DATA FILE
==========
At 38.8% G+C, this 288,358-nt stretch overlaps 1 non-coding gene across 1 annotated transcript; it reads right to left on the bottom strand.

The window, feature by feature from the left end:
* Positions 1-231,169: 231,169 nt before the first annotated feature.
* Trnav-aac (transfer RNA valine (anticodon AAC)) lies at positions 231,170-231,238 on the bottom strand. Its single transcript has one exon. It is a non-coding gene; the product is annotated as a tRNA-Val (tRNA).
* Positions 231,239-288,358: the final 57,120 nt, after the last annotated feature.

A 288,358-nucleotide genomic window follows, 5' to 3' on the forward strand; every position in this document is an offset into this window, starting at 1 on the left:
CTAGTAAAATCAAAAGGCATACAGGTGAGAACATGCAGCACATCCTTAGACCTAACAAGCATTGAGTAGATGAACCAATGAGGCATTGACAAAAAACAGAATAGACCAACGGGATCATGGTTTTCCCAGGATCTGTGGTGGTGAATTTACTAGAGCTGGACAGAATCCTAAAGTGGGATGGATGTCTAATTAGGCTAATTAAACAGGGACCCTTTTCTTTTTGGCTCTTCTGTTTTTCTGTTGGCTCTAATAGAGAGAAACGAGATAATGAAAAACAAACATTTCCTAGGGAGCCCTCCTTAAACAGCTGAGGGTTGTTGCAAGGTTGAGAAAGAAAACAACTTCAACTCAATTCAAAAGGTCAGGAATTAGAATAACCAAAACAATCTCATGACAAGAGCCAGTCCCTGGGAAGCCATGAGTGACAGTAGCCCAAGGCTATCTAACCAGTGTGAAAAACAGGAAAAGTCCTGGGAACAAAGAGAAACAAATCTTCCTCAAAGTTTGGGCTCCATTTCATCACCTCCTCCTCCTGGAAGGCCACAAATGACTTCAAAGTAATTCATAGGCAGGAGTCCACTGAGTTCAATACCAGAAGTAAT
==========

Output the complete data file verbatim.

At 38.8% G+C, this 288,358-nt stretch overlaps 1 non-coding gene across 1 annotated transcript; it reads right to left on the bottom strand.

The window, feature by feature from the left end:
* Positions 1-231,169: 231,169 nt before the first annotated feature.
* Trnav-aac (transfer RNA valine (anticodon AAC)) lies at positions 231,170-231,238 on the bottom strand. Its single transcript has one exon. It is a non-coding gene; the product is annotated as a tRNA-Val (tRNA).
* Positions 231,239-288,358: the final 57,120 nt, after the last annotated feature.

A 288,358-nucleotide genomic window follows, 5' to 3' on the forward strand; every position in this document is an offset into this window, starting at 1 on the left:
CTAGTAAAATCAAAAGGCATACAGGTGAGAACATGCAGCACATCCTTAGACCTAACAAGCATTGAGTAGATGAACCAATGAGGCATTGACAAAAAACAGAATAGACCAACGGGATCATGGTTTTCCCAGGATCTGTGGTGGTGAATTTACTAGAGCTGGACAGAATCCTAAAGTGGGATGGATGTCTAATTAGGCTAATTAAACAGGGACCCTTTTCTTTTTGGCTCTTCTGTTTTTCTGTTGGCTCTAATAGAGAGAAACGAGATAATGAAAAACAAACATTTCCTAGGGAGCCCTCCTTAAACAGCTGAGGGTTGTTGCAAGGTTGAGAAAGAAAACAACTTCAACTCAATTCAAAAGGTCAGGAATTAGAATAACCAAAACAATCTCATGACAAGAGCCAGTCCCTGGGAAGCCATGAGTGACAGTAGCCCAAGGCTATCTAACCAGTGTGAAAAACAGGAAAAGTCCTGGGAACAAAGAGAAACAAATCTTCCTCAAAGTTTGGGCTCCATTTCATCACCTCCTCCTCCTGGAAGGCCACAAATGACTTCAAAGTAATTCATAGGCAGGAGTCCACTGAGTTCAATACCAGAAGTAAT